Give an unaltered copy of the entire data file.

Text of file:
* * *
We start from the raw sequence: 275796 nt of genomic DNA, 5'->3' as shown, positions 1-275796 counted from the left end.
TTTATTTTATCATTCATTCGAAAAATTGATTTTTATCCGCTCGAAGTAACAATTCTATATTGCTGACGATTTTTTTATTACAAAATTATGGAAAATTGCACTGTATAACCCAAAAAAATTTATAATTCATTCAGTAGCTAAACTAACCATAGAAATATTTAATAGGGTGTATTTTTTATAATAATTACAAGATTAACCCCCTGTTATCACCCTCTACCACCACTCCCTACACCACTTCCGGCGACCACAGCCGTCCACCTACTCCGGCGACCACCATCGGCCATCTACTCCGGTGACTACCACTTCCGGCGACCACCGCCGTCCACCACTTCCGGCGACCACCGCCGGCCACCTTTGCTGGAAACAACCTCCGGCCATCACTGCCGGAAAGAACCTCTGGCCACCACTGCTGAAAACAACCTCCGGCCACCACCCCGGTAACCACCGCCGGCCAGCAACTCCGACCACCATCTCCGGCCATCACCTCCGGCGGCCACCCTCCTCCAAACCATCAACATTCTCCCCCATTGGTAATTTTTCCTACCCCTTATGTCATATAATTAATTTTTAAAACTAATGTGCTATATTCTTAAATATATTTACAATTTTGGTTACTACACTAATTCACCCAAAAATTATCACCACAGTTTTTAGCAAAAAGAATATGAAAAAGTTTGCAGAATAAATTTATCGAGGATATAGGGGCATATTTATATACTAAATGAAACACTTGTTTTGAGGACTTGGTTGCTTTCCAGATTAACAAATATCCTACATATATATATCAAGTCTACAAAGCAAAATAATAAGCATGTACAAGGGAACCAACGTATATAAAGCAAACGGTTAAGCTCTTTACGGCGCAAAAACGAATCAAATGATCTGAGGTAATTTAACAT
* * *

We start from the raw sequence: 275796 nt of genomic DNA, 5'->3' as shown, positions 1-275796 counted from the left end.
TTTATTTTATCATTCATTCGAAAAATTGATTTTTATCCGCTCGAAGTAACAATTCTATATTGCTGACGATTTTTTTATTACAAAATTATGGAAAATTGCACTGTATAACCCAAAAAAATTTATAATTCATTCAGTAGCTAAACTAACCATAGAAATATTTAATAGGGTGTATTTTTTATAATAATTACAAGATTAACCCCCTGTTATCACCCTCTACCACCACTCCCTACACCACTTCCGGCGACCACAGCCGTCCACCTACTCCGGCGACCACCATCGGCCATCTACTCCGGTGACTACCACTTCCGGCGACCACCGCCGTCCACCACTTCCGGCGACCACCGCCGGCCACCTTTGCTGGAAACAACCTCCGGCCATCACTGCCGGAAAGAACCTCTGGCCACCACTGCTGAAAACAACCTCCGGCCACCACCCCGGTAACCACCGCCGGCCAGCAACTCCGACCACCATCTCCGGCCATCACCTCCGGCGGCCACCCTCCTCCAAACCATCAACATTCTCCCCCATTGGTAATTTTTCCTACCCCTTATGTCATATAATTAATTTTTAAAACTAATGTGCTATATTCTTAAATATATTTACAATTTTGGTTACTACACTAATTCACCCAAAAATTATCACCACAGTTTTTAGCAAAAAGAATATGAAAAAGTTTGCAGAATAAATTTATCGAGGATATAGGGGCATATTTATATACTAAATGAAACACTTGTTTTGAGGACTTGGTTGCTTTCCAGATTAACAAATATCCTACATATATATATCAAGTCTACAAAGCAAAATAATAAGCATGTACAAGGGAACCAACGTATATAAAGCAAACGGTTAAGCTCTTTACGGCGCAAAAACGAATCAAATGATCTGAGGTAATTTAACAT